It’s one thing to practice gratitude on your good days. Doing so when things aren’t running as smoothly is even more important.
Last year, I was due to catch a flight from London to Montreal. I’d been staying in Glastonbury all week for team meetings, so I set my alarm for the crack of dawn to make it to the airport on time.
When I arrived at the check in desk, I was told that my passport name didn’t match the name on the booking and I may not be allowed to board. It took 3 members of staff to eventually confirm that the name ‘Josh’ may, in rare circumstances, be used as shorthand for ‘Joshua’ and I was in fact the same honourable citizen that was due to catch a flight that afternoon.
(It probably didn’t help that in my passport photo I’m a skinny and spiky haired 18 year old with a complexion that apparently hadn’t seen sunlight in 5 years.)
Now short on time, I rushed through border control and headed straight to my gate where my flight was boarding. Or at least, so we were told…
As we sat waiting for our numbers to be called we watched as our scheduled departure time came and went. An hour passed. Then another did too. Pretty soon it was gone 6pm and our 2.05 to Montreal was still on the tarmac.
(Side note: If you thought French-Canadians were famous for their conservative nature you should hear the language they use when they’re four hours late for a flight.)
At this point I could feel myself growing frustrated. But then a moment happened that snapped things right back into perspective.
The girl next to me whipped out her smart phone, opened twitter, and proceeded to tell Air Canada how their service had ‘ruined her holiday.’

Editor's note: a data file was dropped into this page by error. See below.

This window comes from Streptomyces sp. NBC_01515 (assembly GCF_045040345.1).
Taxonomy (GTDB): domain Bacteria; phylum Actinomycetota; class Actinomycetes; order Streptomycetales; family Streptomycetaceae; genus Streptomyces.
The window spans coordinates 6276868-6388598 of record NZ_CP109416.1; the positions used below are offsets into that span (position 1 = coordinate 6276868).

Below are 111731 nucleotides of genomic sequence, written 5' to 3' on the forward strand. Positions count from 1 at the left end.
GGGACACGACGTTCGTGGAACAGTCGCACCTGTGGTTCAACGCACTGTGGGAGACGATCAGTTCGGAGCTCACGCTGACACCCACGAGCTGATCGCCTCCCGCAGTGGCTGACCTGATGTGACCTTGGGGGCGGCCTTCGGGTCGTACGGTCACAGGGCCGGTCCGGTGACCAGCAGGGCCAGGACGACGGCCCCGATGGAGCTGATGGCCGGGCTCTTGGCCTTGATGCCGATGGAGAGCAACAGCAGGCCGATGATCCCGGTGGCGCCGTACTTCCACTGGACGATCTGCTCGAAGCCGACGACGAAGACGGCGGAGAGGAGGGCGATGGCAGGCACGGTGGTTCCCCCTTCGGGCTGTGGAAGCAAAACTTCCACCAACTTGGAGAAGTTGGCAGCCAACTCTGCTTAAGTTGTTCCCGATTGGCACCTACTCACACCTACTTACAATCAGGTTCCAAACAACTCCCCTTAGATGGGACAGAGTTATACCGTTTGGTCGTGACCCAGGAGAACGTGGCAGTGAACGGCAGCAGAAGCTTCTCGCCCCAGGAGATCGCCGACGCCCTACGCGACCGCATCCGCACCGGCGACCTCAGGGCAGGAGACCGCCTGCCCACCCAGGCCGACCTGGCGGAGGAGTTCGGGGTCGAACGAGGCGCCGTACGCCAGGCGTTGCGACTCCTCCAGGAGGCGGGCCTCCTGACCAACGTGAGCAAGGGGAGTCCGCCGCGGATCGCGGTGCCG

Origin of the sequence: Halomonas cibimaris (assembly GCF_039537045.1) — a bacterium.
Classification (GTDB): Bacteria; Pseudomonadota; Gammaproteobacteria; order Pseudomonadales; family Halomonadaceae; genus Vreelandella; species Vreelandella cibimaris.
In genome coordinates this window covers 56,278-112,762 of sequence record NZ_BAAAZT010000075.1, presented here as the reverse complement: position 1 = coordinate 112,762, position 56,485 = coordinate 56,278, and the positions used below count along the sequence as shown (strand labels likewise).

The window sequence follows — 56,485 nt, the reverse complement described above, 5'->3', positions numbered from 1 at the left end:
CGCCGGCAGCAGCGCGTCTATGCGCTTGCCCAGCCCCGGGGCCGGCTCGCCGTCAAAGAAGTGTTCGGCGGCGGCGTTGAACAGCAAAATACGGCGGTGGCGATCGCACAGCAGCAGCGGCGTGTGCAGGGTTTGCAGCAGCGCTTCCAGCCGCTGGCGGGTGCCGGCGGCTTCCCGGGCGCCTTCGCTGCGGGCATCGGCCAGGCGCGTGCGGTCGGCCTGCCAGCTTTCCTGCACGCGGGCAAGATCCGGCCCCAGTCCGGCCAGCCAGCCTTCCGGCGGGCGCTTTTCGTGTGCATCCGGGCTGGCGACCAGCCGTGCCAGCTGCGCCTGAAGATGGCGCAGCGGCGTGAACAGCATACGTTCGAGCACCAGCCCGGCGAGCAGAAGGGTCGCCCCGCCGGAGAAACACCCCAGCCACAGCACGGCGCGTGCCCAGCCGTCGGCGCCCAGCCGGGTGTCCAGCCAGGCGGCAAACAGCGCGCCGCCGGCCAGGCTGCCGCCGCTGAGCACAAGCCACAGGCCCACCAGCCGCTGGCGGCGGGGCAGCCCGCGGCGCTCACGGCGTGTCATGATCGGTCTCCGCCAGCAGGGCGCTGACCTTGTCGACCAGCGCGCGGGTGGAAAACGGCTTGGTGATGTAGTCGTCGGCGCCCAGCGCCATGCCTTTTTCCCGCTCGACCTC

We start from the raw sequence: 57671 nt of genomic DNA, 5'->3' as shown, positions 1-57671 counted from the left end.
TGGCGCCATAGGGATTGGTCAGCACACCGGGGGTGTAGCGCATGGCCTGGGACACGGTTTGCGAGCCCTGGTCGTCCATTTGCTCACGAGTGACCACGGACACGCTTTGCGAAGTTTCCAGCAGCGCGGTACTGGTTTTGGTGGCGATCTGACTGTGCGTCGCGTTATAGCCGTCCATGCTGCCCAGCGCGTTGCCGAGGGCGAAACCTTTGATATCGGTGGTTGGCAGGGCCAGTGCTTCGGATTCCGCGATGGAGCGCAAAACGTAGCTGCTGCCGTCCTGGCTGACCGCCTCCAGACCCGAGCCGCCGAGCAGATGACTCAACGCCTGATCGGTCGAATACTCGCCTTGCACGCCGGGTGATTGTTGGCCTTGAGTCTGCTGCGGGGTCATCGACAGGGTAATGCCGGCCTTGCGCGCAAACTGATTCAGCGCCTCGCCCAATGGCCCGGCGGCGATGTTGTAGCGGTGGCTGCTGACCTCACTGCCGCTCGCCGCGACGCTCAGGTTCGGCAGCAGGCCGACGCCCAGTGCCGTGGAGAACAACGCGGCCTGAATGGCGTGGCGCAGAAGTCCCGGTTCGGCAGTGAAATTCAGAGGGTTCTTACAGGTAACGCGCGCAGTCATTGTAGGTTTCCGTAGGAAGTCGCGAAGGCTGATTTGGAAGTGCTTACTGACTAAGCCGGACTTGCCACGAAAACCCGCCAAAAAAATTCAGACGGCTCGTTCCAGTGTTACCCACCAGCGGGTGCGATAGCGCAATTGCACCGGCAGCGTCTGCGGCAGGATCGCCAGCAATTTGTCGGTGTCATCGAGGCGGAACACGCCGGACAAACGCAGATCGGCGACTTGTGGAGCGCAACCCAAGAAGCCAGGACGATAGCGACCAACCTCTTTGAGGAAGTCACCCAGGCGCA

Bang. You spotted it too, right?
This ill-tempered tweet reminded me in an instant that most of the ‘problems’ we face on a daily basis are not really problems at all.
If you can use free WiFi in an airport lounge to complain on your smartphone about the standard of service you received on your holiday I promise that your life is really not that bad.
Yes, we were all very late. Yes, we were all extremely tired. But all of our ‘problems’ were nothing compared to what others were going through at this very same stitch in time.
At the very moment we were complaining from behind our smartphones in the comfort of our airport lounge, there were millions of people around the world without enough food to eat or a bed to sleep in that night. Millions more will never catch a flight in their life, let alone be late for one.
As soon as I put my situation into perspective it was impossible for me to feel anything but gratitude. I was safe. Warm. Fed. And no matter how long it took I would eventually get to where I needed to be.
In the end our flight took off, the Air Canada staff were wonderful, and we all made it in one piece to our final destination.
And as I write this, I’m with people I love and life feels like it couldn’t get any better.
Next time the universe throws you a curveball I challenge you to take a step back and consider whether worrying or complaining about it would be a good use of your energy.
As Carli Jay asked in a recent episode on our podcast… will it matter in five years from now? If not, then don’t give it more than five minutes of your time.